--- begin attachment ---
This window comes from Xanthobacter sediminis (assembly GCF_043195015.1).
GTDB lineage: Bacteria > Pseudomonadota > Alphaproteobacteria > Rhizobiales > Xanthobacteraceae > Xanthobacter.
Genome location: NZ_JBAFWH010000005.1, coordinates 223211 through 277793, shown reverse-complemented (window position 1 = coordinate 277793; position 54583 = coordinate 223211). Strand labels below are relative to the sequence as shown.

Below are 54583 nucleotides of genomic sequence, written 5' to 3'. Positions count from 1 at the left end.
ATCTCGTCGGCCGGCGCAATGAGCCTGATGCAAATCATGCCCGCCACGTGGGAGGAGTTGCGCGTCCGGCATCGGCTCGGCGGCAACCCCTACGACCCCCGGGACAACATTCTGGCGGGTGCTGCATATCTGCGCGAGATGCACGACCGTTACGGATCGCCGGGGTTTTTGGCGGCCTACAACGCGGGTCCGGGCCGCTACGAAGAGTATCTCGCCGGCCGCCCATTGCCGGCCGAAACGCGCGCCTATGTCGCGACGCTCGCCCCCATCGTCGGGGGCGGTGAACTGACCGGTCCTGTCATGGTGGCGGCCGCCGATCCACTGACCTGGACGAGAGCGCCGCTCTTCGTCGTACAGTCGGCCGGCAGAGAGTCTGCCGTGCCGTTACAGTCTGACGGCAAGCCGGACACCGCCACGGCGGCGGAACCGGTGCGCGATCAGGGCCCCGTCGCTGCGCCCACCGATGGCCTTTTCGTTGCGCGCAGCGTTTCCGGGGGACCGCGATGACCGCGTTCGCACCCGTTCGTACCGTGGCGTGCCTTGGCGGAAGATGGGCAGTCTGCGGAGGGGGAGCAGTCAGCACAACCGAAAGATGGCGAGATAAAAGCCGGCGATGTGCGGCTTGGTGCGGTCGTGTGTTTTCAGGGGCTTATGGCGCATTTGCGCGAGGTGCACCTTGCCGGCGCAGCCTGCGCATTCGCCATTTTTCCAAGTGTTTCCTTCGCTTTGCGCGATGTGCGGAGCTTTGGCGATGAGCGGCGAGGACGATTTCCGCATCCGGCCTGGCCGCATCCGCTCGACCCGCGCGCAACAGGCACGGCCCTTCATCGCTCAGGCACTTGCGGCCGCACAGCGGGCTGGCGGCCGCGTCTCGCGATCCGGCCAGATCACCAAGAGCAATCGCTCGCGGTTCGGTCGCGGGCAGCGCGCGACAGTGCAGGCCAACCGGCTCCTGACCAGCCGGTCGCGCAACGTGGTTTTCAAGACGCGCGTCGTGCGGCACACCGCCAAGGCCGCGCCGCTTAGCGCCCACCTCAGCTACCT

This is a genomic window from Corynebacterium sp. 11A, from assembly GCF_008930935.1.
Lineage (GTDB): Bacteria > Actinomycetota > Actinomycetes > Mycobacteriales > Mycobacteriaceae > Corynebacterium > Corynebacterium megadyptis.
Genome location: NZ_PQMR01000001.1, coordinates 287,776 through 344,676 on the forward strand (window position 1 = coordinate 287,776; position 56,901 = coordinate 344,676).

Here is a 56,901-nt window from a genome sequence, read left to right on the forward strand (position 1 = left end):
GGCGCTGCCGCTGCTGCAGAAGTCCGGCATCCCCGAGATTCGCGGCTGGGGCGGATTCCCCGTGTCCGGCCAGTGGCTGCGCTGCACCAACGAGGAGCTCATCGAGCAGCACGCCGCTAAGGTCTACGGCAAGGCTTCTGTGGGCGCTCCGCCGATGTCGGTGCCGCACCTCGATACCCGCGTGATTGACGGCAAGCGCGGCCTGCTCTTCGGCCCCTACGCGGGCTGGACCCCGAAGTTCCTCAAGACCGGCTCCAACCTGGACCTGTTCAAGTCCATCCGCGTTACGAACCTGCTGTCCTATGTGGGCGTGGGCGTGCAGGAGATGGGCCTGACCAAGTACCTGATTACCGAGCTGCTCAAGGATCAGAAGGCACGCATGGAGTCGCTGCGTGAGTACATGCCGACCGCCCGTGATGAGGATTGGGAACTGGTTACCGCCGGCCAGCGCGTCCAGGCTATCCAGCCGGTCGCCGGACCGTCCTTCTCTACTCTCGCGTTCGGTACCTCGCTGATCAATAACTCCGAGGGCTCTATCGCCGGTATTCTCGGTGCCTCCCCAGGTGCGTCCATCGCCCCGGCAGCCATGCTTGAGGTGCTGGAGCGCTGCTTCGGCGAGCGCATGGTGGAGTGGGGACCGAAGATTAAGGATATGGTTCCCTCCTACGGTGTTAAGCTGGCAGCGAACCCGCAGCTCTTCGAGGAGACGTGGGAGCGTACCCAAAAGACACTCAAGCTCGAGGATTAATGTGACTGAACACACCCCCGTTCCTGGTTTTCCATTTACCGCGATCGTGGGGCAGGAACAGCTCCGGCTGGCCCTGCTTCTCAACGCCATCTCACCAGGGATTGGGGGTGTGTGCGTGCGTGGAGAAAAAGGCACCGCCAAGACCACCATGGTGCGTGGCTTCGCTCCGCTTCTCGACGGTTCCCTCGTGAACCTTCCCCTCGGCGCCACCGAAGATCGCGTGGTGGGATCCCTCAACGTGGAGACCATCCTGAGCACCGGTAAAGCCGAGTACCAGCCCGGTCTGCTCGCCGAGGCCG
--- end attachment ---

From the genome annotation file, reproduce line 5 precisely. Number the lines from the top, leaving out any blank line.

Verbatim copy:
ATCTCGTCGGCCGGCGCAATGAGCCTGATGCAAATCATGCCCGCCACGTGGGAGGAGTTGCGCGTCCGGCATCGGCTCGGCGGCAACCCCTACGACCCCCGGGACAACATTCTGGCGGGTGCTGCATATCTGCGCGAGATGCACGACCGTTACGGATCGCCGGGGTTTTTGGCGGCCTACAACGCGGGTCCGGGCCGCTACGAAGAGTATCTCGCCGGCCGCCCATTGCCGGCCGAAACGCGCGCCTATGTCGCGACGCTCGCCCCCATCGTCGGGGGCGGTGAACTGACCGGTCCTGTCATGGTGGCGGCCGCCGATCCACTGACCTGGACGAGAGCGCCGCTCTTCGTCGTACAGTCGGCCGGCAGAGAGTCTGCCGTGCCGTTACAGTCTGACGGCAAGCCGGACACCGCCACGGCGGCGGAACCGGTGCGCGATCAGGGCCCCGTCGCTGCGCCCACCGATGGCCTTTTCGTTGCGCGCAGCGTTTCCGGGGGACCGCGATGACCGCGTTCGCACCCGTTCGTACCGTGGCGTGCCTTGGCGGAAGATGGGCAGTCTGCGGAGGGGGAGCAGTCAGCACAACCGAAAGATGGCGAGATAAAAGCCGGCGATGTGCGGCTTGGTGCGGTCGTGTGTTTTCAGGGGCTTATGGCGCATTTGCGCGAGGTGCACCTTGCCGGCGCAGCCTGCGCATTCGCCATTTTTCCAAGTGTTTCCTTCGCTTTGCGCGATGTGCGGAGCTTTGGCGATGAGCGGCGAGGACGATTTCCGCATCCGGCCTGGCCGCATCCGCTCGACCCGCGCGCAACAGGCACGGCCCTTCATCGCTCAGGCACTTGCGGCCGCACAGCGGGCTGGCGGCCGCGTCTCGCGATCCGGCCAGATCACCAAGAGCAATCGCTCGCGGTTCGGTCGCGGGCAGCGCGCGACAGTGCAGGCCAACCGGCTCCTGACCAGCCGGTCGCGCAACGTGGTTTTCAAGACGCGCGTCGTGCGGCACACCGCCAAGGCCGCGCCGCTTAGCGCCCACCTCAGCTACCT